Making a Scene: Nonprofit promotes 'all things book'
FARGO -- If it involves reading or writing, River Cities Literary Arts Center wants to promote it.The nonprofit, incorporated in September and operating for now in the Spirit Room in downtown Fargo, aims to support "all things book" and Fargo-Moo...
FARGO - If it involves reading or writing, River Cities Literary Arts Center wants to promote it.
The nonprofit, incorporated in September and operating for now in the Spirit Room in downtown Fargo, aims to support "all things book" and Fargo-Moorhead's flourishing literary arts scene, according to its tagline.
But first, co-founder and secretary Carol Kapaun Ratchenski said they just have to bring everyone together.
"There's so many people in this town who are writing, and obviously there are lots of people in this town who are reading," she said. "What we don't have is some connection, it seemed to us, between writers and readers, and writers and each other, and even writers' groups."
The organization has sponsored several events since launching, including a Books After Hours literary networking and events series that started last month and is tentatively set for 5:30 p.m. the first Thursday of most months at the Spirit Room.
There are high hopes for growth, according to Dawn Morgan, board president and co-founder of the group, including becoming a "clearinghouse" for publishing and reading ideas and hosting classes, readings and an online events calendar.
Why is it important to bring writers together?
Ratchenski: I'm a writer, and it's easy for me not to hear about an author coming to Concordia or (Minnesota State University Moorhead) that I would love to see. We don't want that to happen. We want to have this literary world be really a united, vibrant world.
Morgan: We just want to get everybody in a conversation so we're well-informed and we can be of support to each other and celebrate together.
Why is this literary connection an unmet need in the community?
Morgan: We've spoken sometimes just in passing that the writers are often isolated because of the nature of their craft, and so we want to be able to provide a place where people can come together and meet other writers and hear about what's happening and what can happen.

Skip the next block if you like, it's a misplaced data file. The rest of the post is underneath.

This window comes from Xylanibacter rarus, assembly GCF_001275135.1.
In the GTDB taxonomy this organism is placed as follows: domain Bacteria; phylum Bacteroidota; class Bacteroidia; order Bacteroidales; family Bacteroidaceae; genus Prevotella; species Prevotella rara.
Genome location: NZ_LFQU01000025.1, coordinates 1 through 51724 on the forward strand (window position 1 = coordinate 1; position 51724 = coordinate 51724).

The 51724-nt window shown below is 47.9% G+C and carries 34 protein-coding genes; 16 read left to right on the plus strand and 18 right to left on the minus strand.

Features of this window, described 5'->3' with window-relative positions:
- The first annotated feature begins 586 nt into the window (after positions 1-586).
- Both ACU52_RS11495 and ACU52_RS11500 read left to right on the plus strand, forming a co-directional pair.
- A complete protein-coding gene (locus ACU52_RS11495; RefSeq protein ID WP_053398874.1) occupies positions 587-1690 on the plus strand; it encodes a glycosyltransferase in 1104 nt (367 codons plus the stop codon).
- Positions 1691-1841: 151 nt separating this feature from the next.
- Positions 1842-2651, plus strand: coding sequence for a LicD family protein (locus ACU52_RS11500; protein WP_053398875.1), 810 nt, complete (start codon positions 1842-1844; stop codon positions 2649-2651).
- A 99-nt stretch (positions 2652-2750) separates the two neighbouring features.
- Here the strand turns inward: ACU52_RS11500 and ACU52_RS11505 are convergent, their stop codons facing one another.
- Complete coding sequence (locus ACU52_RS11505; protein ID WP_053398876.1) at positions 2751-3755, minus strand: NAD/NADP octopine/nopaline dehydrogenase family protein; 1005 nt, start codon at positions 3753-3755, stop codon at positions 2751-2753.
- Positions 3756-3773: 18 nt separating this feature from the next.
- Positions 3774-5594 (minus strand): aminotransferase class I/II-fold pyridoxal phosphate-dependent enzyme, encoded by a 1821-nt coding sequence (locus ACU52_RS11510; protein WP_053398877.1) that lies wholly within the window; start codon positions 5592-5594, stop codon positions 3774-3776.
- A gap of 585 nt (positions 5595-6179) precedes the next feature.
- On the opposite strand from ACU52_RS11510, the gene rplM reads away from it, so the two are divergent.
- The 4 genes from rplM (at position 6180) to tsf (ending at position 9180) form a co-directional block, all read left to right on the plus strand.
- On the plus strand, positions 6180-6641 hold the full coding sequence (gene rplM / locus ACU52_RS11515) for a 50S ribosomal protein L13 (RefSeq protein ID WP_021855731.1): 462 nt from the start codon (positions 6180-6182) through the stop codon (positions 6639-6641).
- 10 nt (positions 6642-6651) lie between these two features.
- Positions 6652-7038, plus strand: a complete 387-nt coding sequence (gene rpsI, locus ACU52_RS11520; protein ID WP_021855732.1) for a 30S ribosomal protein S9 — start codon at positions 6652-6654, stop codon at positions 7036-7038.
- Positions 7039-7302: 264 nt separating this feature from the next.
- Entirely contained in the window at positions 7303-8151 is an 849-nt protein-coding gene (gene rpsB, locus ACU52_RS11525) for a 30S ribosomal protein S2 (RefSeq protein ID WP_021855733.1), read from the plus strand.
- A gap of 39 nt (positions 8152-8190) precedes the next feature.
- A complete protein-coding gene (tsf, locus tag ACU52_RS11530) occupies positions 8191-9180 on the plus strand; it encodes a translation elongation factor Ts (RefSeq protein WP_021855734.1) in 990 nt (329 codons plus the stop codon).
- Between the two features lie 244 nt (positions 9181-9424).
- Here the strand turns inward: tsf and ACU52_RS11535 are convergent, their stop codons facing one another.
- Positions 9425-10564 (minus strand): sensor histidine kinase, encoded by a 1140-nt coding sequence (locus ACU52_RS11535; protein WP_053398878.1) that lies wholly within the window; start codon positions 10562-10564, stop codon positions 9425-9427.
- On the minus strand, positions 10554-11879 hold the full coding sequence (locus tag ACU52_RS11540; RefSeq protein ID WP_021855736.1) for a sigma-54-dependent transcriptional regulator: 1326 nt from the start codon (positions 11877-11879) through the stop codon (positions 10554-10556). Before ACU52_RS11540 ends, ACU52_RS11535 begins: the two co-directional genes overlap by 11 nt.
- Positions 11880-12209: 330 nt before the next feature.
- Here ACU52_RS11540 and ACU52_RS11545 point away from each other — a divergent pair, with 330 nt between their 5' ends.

What is the current state of literary arts here?
Ratchenski: I think now there's so much going on that we don't even know about, people in this town who either have moved here or grew up here who are writing and having success even nationally and locally we aren't even aware of it.
Morgan: There's a certain genre out there that seems to be quite prevalent right now, and it's people writing in a historical context of a certain area, like Fargo. I could mention several writers who write that way, and they're very popular. Anybody can pick up a book and remember that, and one of the reasons they like them is because they're references to things that they recall from earlier. There's always a popularity of a sense of place.
Are new publishing options behind that increase in writing about Fargo and North Dakota in general?
Ratchenski: I think it's part of that. I think our state has a different sense of itself as well than it did, whether we're growing into higher self-esteem or some things have contributed to that. We're a very different place than a hundred years ago.
Are there plans for a permanent location for the center?
Ratchenski: We're based here for now at the Spirit Room. We do have dreams of a physical location either in Moorhead or Fargo or ideally both.
How can people get involved?
Ratchenski: Go to the website, come to a board meeting, call us for tea - we want to talk about it. We want it to grow.
Morgan: Or just come to our Books After Hours and start to talk with us.
For more information about the River Cities Literary Arts Center, visit www.rivercitiesliterary.squarespace.com .